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Feds to pay millions for neglecting Native health

Settlement with Alaska villages believed to be the largest judgment ever against the U.S. Indian Health Service

Posted: Wednesday, December 19, 2007

ANCHORAGE - The U.S. Indian Health Service will pay nearly $50 million in a settlement with Yukon-Kuskokwim Delta villages that didn't get the federal funds they were due to cover health care costs.

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The settlement - $25 million, plus more than $23 million in interest - is believed to be the largest judgment ever against the agency, according to Lloyd Miller, an Anchorage attorney who has filed claims against the IHS on behalf of tribal organizations.

Agency officials did not immediately return phones calls Tuesday to The Associated Press seeking comment on the settlement approved last week by the U.S. Civilian Board of Contract Appeals.

The 13-year funding shortfall for health care hurt the region, which has high rates of cancer, heart disease, diabetes, suicide and unintentional injury, often related to drinking, said Dan Winkelman, Yukon-Kuskokwim Health Corp. vice president and general counsel.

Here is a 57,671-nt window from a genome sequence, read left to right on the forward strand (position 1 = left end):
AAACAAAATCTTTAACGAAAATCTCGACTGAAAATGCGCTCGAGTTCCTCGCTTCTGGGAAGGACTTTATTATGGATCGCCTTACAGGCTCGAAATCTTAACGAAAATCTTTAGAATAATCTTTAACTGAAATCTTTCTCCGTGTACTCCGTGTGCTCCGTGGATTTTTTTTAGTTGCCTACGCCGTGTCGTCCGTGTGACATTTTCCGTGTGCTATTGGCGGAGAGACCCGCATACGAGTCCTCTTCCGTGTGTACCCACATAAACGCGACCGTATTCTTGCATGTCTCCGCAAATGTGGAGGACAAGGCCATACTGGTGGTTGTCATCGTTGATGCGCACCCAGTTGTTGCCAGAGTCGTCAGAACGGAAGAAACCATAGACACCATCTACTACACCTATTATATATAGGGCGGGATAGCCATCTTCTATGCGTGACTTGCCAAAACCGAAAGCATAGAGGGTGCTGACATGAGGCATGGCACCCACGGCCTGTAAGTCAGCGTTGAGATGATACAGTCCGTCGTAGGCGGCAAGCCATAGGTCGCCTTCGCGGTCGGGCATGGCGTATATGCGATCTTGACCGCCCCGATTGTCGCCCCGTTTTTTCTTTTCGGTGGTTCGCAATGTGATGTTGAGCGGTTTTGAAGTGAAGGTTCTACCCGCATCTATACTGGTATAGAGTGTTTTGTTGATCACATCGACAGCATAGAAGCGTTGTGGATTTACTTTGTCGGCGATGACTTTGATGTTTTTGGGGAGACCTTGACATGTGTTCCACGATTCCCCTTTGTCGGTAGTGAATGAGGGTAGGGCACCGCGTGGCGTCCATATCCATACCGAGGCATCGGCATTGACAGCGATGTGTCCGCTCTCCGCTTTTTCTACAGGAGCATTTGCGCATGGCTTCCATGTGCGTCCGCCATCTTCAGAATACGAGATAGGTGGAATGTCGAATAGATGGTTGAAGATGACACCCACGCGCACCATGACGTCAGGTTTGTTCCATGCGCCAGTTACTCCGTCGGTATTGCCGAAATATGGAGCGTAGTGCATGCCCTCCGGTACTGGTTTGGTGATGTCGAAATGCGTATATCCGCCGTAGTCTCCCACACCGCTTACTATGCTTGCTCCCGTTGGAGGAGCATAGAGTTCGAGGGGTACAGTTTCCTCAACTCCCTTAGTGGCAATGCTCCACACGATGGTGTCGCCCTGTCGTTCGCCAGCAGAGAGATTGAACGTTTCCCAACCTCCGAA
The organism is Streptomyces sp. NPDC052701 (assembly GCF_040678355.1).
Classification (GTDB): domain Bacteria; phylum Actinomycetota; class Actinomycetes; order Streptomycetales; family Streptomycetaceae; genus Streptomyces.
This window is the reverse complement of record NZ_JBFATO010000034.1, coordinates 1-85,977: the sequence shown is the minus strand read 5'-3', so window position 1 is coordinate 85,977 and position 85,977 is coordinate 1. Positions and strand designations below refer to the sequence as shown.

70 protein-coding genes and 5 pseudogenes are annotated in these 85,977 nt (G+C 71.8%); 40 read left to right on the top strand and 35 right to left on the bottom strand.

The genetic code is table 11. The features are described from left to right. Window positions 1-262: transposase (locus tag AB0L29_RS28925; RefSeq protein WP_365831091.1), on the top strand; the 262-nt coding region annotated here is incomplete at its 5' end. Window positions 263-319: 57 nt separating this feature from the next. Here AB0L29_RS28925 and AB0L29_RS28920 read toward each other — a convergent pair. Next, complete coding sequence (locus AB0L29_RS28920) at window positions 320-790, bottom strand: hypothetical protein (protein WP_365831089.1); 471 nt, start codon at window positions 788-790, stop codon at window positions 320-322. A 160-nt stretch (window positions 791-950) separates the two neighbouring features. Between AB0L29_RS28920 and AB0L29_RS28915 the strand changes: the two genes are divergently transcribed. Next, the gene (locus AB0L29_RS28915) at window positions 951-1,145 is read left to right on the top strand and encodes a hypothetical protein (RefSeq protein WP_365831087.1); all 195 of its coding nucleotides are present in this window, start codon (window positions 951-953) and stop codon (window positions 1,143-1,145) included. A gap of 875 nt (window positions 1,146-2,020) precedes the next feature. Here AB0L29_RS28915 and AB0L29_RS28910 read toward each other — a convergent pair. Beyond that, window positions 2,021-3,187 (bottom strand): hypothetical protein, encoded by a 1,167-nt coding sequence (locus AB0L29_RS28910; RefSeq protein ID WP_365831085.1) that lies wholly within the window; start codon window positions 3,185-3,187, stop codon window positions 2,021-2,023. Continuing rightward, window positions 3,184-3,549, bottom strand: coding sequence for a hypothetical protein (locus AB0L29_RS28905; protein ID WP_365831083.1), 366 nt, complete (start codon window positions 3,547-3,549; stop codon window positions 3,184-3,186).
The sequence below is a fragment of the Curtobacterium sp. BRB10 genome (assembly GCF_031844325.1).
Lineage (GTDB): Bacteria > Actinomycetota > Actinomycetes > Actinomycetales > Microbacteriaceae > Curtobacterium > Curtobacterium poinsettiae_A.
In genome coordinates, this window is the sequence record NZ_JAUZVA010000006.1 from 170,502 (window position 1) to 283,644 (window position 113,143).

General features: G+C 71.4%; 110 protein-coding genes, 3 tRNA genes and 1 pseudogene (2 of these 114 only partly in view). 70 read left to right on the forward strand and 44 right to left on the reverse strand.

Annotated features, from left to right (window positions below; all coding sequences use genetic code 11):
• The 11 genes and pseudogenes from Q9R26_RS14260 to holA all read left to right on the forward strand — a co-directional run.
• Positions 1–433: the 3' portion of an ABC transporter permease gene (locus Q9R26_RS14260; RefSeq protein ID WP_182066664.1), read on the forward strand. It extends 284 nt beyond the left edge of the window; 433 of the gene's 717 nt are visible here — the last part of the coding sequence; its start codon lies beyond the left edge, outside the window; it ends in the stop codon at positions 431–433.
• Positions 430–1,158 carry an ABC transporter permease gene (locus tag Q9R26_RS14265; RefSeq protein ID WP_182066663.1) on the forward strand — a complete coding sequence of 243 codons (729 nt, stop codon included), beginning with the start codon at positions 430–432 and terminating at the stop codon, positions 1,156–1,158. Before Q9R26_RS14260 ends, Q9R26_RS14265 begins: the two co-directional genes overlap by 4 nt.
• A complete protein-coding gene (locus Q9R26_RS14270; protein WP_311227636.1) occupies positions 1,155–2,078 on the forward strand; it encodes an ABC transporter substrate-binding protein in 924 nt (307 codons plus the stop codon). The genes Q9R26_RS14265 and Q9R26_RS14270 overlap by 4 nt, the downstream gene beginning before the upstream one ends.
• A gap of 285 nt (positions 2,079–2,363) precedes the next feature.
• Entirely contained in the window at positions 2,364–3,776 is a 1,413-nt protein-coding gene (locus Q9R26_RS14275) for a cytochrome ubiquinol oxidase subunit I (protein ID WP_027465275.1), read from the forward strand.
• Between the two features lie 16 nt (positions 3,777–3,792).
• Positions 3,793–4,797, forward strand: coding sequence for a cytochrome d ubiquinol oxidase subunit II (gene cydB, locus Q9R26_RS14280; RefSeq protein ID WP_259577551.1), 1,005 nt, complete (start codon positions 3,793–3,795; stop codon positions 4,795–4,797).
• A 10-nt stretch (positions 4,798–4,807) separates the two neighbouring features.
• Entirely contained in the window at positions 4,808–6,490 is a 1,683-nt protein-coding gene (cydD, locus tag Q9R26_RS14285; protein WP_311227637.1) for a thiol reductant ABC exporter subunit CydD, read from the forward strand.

The corporation runs a hospital in Bethel, 45 village-based clinics and four larger clinics in an area stretching across 75,000 square miles. Miller said providing health care in the region is very expensive.

Attorneys for the health corporation said they couldn't discuss the specifics of the mediation.

For decades the Indian Health Service has paid Indian tribes and Alaska Native groups to provide health services on behalf of the federal government.

The agency has shortchanged the contracts since the 1990s, Miller said. Congress didn't appropriate adequate funding, but that didn't eliminate the agency's responsibility to honor contracts, Miller said.

With rising health care costs and relatively flat revenue streams, Yukon-Kuskokwim Health Corp. has repeatedly had to lay off or cut back its staff, Winkelman said.

The corporation filed the first of five claims in 1996, demanding to be paid in full under various contracts, funding agreements and compacts. The federal agency didn't pay the claims and the corporation filed its appeal in August 2006.

About two dozen other cases are pending against the agency. Most are before the appeals board and some are in federal court. Hundreds of other claims haven't yet reached the point of a formal appeal, Miller said.



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